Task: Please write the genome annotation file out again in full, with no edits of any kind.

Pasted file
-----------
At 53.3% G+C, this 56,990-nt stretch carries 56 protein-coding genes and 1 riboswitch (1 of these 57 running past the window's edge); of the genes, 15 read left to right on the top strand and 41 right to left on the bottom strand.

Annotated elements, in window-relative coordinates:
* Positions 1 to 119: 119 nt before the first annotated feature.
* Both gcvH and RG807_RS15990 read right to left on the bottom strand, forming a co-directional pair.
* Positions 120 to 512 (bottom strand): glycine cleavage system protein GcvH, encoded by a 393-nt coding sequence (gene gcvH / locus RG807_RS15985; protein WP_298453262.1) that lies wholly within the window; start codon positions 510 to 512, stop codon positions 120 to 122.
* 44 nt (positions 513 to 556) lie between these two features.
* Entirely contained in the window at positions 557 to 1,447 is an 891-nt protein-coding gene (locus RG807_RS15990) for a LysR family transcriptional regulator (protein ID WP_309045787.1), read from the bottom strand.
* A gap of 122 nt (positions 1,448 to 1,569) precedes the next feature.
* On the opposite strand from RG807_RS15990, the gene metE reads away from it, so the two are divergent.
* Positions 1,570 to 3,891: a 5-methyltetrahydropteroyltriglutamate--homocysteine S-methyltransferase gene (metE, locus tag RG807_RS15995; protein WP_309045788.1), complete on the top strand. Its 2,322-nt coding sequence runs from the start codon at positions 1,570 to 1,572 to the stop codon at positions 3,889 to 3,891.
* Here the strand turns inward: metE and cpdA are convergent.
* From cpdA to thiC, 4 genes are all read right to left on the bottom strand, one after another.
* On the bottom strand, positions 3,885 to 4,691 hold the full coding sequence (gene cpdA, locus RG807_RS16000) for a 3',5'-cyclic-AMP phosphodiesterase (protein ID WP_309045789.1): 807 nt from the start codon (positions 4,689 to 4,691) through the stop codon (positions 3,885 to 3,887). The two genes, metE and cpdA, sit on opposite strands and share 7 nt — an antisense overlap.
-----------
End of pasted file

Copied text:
At 53.3% G+C, this 56,990-nt stretch carries 56 protein-coding genes and 1 riboswitch (1 of these 57 running past the window's edge); of the genes, 15 read left to right on the top strand and 41 right to left on the bottom strand.

Annotated elements, in window-relative coordinates:
* Positions 1 to 119: 119 nt before the first annotated feature.
* Both gcvH and RG807_RS15990 read right to left on the bottom strand, forming a co-directional pair.
* Positions 120 to 512 (bottom strand): glycine cleavage system protein GcvH, encoded by a 393-nt coding sequence (gene gcvH / locus RG807_RS15985; protein WP_298453262.1) that lies wholly within the window; start codon positions 510 to 512, stop codon positions 120 to 122.
* 44 nt (positions 513 to 556) lie between these two features.
* Entirely contained in the window at positions 557 to 1,447 is an 891-nt protein-coding gene (locus RG807_RS15990) for a LysR family transcriptional regulator (protein ID WP_309045787.1), read from the bottom strand.
* A gap of 122 nt (positions 1,448 to 1,569) precedes the next feature.
* On the opposite strand from RG807_RS15990, the gene metE reads away from it, so the two are divergent.
* Positions 1,570 to 3,891: a 5-methyltetrahydropteroyltriglutamate--homocysteine S-methyltransferase gene (metE, locus tag RG807_RS15995; protein WP_309045788.1), complete on the top strand. Its 2,322-nt coding sequence runs from the start codon at positions 1,570 to 1,572 to the stop codon at positions 3,889 to 3,891.
* Here the strand turns inward: metE and cpdA are convergent.
* From cpdA to thiC, 4 genes are all read right to left on the bottom strand, one after another.
* On the bottom strand, positions 3,885 to 4,691 hold the full coding sequence (gene cpdA, locus RG807_RS16000) for a 3',5'-cyclic-AMP phosphodiesterase (protein ID WP_309045789.1): 807 nt from the start codon (positions 4,689 to 4,691) through the stop codon (positions 3,885 to 3,887). The two genes, metE and cpdA, sit on opposite strands and share 7 nt — an antisense overlap.